Pride and Prejudice
Jane Austen, 1813
~250-300 pp. (varies by publisher)
Book Review by Molly Lundquist
Some time ago, I received an email from someone struggling through Pride and Prejudice. Why, she wondered, is it considered a great classic? It's wordy and dense, making it difficult to cut through the pile of verbiage to get to the meaning.
It's an excellent question!—and all the more interesting because of the vital role Jane Austen played in the development of the young novel.
First, though—the emailer was right: there's the wordiness, making it hard to catch Jane Austen's dazzling wit, which is on display right from the famous first line. ("It is a truth universally acknowledged....") The best way to handle it? Take it slowly and stick with it: eventually, you'll find your rhythm—along with the humor.
In spite of its humor, there's serious stuff going on here. Austen pins her sights on society's mercenary marriage market. Poor Mrs. Bennett—she may be foolish, but she's not stupid. She understands quite well that the only security for her daughters lies in getting them married off. A single woman's prospects are bleak indeed—the reason 27-year-old, plain-faced Charlotte Lucas jumps at the chance to marry "one of the stupidest men in England." *
Then there is Elizabeth Bennett, surely literature's most delightful heroine: smart, perceptive, witty, and self-possessed. She stands up under Lady Catherine de Bourgh's scouring tongue and throws off Mr. Darcy's "not pretty enough to tempt me" insult as more indicative of his sour nature than her own appearance. (Who among us wouldn't obsess over that remark for...what, two, three months...years?)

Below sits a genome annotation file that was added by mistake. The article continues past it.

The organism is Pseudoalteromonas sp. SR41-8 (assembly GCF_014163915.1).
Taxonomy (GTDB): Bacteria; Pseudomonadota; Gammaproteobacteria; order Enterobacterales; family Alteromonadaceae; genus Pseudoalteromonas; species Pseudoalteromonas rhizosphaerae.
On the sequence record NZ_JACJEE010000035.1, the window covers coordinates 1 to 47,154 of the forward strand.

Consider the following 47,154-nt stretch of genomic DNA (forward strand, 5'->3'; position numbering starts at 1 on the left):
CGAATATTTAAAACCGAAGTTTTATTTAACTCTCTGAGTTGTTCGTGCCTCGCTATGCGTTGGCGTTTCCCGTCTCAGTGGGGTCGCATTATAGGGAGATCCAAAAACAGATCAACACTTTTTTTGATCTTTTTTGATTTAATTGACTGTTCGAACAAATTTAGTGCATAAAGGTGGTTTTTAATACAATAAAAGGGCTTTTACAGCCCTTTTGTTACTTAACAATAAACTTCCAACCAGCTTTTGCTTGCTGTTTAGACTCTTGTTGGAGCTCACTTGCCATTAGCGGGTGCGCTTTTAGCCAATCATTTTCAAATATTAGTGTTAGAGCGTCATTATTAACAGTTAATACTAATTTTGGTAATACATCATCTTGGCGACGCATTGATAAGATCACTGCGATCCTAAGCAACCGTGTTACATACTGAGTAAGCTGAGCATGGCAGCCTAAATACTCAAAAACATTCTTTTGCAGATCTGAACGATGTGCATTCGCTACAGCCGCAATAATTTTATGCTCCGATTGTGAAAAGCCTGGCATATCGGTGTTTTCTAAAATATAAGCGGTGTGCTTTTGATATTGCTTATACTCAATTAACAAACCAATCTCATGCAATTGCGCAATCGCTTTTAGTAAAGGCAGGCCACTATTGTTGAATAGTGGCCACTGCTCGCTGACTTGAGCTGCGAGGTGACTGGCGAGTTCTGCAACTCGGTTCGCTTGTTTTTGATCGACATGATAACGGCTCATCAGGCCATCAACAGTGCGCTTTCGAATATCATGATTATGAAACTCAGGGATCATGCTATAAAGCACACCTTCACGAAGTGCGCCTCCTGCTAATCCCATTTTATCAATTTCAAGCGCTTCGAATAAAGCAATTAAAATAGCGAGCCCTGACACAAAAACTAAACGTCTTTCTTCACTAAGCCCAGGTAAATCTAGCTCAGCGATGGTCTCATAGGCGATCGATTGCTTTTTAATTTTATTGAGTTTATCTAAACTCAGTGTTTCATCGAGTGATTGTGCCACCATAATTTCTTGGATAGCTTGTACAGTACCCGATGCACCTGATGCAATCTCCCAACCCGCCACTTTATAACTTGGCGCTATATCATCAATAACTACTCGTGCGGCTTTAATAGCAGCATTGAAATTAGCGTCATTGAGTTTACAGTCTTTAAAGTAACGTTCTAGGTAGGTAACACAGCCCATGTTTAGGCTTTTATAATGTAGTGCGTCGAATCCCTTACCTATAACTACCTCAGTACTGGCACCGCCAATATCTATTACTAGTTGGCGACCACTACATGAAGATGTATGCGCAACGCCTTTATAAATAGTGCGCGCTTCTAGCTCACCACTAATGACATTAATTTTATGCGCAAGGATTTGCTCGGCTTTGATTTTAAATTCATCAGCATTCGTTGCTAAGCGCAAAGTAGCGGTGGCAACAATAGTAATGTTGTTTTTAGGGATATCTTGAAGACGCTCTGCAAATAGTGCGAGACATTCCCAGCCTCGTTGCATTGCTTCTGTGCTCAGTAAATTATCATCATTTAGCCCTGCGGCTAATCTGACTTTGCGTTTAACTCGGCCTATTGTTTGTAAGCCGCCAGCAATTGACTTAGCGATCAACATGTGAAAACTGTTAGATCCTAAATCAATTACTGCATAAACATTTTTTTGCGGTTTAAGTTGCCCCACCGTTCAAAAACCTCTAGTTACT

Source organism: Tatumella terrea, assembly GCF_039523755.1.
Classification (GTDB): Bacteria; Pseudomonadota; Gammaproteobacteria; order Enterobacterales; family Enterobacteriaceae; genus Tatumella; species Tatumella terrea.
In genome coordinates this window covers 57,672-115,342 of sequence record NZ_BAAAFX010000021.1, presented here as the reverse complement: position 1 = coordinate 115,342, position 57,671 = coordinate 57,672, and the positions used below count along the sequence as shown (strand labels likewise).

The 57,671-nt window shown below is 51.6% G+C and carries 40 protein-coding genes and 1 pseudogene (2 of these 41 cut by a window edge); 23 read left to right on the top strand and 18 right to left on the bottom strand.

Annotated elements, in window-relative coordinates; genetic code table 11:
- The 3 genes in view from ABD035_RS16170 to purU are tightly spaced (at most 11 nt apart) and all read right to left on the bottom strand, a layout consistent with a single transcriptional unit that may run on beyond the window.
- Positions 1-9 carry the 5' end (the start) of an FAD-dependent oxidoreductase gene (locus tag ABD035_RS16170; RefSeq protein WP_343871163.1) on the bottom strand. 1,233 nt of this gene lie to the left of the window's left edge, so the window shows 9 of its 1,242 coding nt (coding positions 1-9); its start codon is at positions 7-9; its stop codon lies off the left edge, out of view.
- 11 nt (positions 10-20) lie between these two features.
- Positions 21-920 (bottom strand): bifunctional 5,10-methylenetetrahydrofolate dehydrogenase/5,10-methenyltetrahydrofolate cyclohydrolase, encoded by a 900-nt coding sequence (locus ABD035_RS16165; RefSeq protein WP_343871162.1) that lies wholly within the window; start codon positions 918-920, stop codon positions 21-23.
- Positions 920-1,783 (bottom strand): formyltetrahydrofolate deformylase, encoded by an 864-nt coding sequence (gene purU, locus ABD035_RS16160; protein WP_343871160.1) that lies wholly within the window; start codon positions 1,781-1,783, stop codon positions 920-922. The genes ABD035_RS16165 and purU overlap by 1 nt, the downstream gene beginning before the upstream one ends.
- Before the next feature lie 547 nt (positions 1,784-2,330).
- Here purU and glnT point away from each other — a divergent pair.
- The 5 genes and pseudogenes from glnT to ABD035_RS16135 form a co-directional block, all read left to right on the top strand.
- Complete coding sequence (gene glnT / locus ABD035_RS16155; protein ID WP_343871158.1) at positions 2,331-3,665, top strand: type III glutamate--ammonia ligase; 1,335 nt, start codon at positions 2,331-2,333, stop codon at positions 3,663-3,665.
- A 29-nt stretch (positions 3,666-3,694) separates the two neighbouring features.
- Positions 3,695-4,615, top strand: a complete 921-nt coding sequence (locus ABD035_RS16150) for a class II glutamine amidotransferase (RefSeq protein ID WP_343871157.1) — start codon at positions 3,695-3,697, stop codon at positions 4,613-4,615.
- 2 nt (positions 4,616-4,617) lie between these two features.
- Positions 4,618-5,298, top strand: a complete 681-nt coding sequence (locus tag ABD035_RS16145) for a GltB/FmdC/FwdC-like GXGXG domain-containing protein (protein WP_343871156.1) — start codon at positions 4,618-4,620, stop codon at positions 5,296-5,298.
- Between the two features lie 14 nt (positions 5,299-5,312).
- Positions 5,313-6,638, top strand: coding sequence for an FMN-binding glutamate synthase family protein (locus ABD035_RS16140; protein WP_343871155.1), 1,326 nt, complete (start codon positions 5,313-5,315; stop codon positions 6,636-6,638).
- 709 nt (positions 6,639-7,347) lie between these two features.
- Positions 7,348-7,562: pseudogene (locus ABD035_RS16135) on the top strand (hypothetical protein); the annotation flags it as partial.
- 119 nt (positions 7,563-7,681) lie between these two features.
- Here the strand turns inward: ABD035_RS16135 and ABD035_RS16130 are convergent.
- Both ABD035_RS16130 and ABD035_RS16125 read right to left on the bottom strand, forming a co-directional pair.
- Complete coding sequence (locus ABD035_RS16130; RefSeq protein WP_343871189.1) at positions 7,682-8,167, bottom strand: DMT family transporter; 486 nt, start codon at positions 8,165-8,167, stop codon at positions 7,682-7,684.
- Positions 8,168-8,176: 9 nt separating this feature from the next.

The character of Elizabeth brings us to the work's place in the history of the novel, at that time still a new art form (see LitCourse 2). With Pride and Prejudice, Austen achieved a major breakthrough in one of the most devilsh problems facing the young novel—point of view, who tells the story.
Austen was able to resolve a nasty and very public dispute between two literary giants during the 18th century—over how a story should be told (see Bridget Jones). She placed the point-of-view not in Elizabeth (as in the 1st-person "I") but perched on her shoulder. Thus, we have a narrator who makes us privy to Lizzie's inner thoughts yet who also stands outside of her—a stunning innovation at the time, allowing readers to see Lizzie's willful misperceptions regarding Darcy and Wickham. It was a brilliant compromise between a self-absorbed 1st-person account and a totally objective 3rd-person narrator.
The full answer to "why is Pride and Prejudice considered a classic?" could take (and has) an entire book or full week of classes to cover. Most of us, though, simply revel in the story: a wonderful young heroine attains fulfillment without compromising her integrity. And in the end she wins a prince, transforming him from a priggish frog into a devoted husband. Hard not to love it.
Don't miss our Reading Guide for Pride and Prejudice.
* I'm cheating: that quotation is from the 1995 BCC production (with Jennifer Ehle and Colin Firth), not the novel. It's just too good not to use.
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